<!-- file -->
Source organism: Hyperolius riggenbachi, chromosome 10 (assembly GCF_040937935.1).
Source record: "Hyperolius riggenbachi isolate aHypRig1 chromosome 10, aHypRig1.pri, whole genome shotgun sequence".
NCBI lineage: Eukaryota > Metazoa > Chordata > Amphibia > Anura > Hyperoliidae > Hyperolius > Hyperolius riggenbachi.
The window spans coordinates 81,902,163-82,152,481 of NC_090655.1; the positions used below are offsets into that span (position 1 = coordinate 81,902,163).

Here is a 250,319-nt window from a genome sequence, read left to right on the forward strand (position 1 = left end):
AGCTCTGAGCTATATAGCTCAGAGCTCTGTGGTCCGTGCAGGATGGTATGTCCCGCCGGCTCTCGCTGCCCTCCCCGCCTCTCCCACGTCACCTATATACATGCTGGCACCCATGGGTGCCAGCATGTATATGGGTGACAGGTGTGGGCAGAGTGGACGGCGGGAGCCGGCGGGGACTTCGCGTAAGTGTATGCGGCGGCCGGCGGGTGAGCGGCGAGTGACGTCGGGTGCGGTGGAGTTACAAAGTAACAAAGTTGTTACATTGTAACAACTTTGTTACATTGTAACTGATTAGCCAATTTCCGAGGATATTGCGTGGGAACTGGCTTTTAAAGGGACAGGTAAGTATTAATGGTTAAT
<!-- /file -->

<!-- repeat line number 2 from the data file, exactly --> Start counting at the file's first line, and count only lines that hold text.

Source record: "Hyperolius riggenbachi isolate aHypRig1 chromosome 10, aHypRig1.pri, whole genome shotgun sequence".